Younger Generations Are More Conscious

By June 8, 2016
By: Natasha Naik


It seems each generation is more environment conscious than the last. Two middle school students in Lawrence, Kansas are inspiring big changes in their school district, and it all started in their own cafeteria.

South Middle School serves its meals on flat reusable trays which are accompanied by plastic containers holding each type of food. Considering the fact that each school meal typically has five components to it, this means thousands of these plastic containers are being added to landfills each year just from this one middle school, let alone the entire district which also uses the same serving method. The girls asked themselves, wouldn’t it be better for the environment to use reusable sectioned trays and serve food directly on them rather than placing plastic containers on a flat tray.

Students Amelia Vasquez and Lisa Yang saw a big problem with this, and worked towards making an active change. They chose to pursue this topic as a school project, both girls are in the gifted program at South. With the help of the gifted education facilitator, Ashely Beason-Manes, the girls asked questions to everyone from the cafeteria workers to parents to district board members. The girls did calculations to determine just how much money was being wasted using disposable containers, and how long it would take new sectioned trays to pay for themselves, which would be a year and a half. They even complained a petition with over 200 signatures and presented it to the board.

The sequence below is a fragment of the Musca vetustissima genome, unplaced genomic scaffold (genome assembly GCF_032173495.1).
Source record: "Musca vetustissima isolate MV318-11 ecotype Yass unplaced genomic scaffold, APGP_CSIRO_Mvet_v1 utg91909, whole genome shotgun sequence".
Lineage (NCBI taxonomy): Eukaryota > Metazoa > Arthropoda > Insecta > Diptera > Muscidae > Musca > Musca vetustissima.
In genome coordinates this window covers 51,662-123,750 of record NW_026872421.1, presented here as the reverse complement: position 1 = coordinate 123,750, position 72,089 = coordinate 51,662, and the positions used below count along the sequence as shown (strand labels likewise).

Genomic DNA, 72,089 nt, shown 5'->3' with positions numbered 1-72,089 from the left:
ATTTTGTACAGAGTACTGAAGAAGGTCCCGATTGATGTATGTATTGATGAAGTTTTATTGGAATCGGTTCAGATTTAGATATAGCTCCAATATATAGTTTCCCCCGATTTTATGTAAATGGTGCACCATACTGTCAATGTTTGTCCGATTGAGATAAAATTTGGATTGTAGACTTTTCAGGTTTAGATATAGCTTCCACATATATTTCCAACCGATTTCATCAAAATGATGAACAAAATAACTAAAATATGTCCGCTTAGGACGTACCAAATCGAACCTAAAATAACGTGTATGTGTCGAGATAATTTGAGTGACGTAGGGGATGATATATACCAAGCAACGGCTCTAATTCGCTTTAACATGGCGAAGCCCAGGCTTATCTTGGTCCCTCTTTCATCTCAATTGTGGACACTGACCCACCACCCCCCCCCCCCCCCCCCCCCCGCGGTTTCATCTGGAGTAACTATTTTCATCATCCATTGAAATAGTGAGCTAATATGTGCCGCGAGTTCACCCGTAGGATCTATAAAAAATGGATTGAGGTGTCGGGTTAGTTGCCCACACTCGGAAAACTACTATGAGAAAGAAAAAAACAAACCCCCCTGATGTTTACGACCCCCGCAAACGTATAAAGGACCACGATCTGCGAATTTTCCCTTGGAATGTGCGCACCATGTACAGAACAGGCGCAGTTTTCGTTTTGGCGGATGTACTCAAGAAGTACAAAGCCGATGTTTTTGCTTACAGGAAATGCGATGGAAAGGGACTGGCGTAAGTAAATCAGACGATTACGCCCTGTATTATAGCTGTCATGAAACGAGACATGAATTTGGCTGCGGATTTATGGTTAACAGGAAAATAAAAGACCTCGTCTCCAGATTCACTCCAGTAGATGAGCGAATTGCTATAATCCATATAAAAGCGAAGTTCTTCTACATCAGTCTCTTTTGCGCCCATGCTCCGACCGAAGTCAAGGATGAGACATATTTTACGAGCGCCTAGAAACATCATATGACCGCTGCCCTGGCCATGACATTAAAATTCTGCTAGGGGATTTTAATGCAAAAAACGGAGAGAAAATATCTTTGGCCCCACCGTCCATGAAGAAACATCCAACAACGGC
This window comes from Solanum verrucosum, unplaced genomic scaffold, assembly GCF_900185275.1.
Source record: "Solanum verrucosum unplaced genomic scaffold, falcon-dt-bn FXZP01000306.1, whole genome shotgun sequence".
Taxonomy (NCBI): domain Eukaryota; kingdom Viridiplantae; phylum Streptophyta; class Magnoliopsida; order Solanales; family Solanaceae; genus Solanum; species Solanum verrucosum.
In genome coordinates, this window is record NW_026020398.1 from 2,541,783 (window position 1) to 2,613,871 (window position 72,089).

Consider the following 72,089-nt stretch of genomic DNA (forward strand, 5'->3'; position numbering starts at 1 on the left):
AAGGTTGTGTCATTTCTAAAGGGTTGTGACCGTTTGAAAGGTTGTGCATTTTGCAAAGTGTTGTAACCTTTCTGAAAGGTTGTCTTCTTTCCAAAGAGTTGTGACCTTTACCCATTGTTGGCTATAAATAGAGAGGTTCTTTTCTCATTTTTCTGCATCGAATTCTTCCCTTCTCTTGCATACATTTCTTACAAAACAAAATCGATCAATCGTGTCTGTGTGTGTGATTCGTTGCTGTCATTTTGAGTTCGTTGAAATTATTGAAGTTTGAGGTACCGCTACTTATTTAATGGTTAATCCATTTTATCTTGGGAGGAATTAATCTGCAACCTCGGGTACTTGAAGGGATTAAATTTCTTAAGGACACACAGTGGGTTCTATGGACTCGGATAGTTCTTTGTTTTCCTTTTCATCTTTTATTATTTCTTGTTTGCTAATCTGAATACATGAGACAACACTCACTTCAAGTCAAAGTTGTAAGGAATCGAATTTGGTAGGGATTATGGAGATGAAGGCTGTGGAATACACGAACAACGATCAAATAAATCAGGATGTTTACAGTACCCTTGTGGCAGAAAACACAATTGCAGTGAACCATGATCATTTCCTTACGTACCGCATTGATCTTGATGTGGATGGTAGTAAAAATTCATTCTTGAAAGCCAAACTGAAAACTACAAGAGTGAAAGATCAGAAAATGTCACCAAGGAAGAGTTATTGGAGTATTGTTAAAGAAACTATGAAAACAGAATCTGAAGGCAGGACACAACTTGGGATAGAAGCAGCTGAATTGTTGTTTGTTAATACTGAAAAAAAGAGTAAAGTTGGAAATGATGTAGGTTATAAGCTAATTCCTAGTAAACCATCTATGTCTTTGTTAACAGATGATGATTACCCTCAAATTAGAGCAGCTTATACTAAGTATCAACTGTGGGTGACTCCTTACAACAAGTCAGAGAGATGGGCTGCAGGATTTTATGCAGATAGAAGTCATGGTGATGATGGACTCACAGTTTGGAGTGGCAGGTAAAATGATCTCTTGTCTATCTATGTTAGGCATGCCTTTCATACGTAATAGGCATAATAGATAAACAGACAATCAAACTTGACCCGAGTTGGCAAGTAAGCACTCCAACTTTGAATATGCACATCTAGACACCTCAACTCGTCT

compostable tray & reusable-tray

The next board meeting is June 13, the plan will be reviewed at that time. Amelia and Lisa say the primary goals of this project were to inspire change and also to educate their public. Regardless of the outcome, these girls should be proud of their hard work and how many people they were able to reach.

Lawrence is one of many school districts across the country that serves food on reusable trays. Though these trays are obviously a much better alternative environmentally to styrofoam or in this case plastic containers, are they really the best option overall? Washing these trays uses copious amounts of water, labor and soap. Purchasing non-toxic soap is also an area where issues can come up. If the students plan is accepted, food will be placed directly on the trays, requiring a much high standard of cleaning as opposed to when containers were simply placed on them.

Many people overlook the option of biodegradable trays and the positive effects they come with. Not only would biodegradable trays eliminate the problem of waste that comes from plastic or styrofoam, it would also help conserve costs in regards to soap, water, labor and would eliminate the need for expensive washing machines. A little food for thought.

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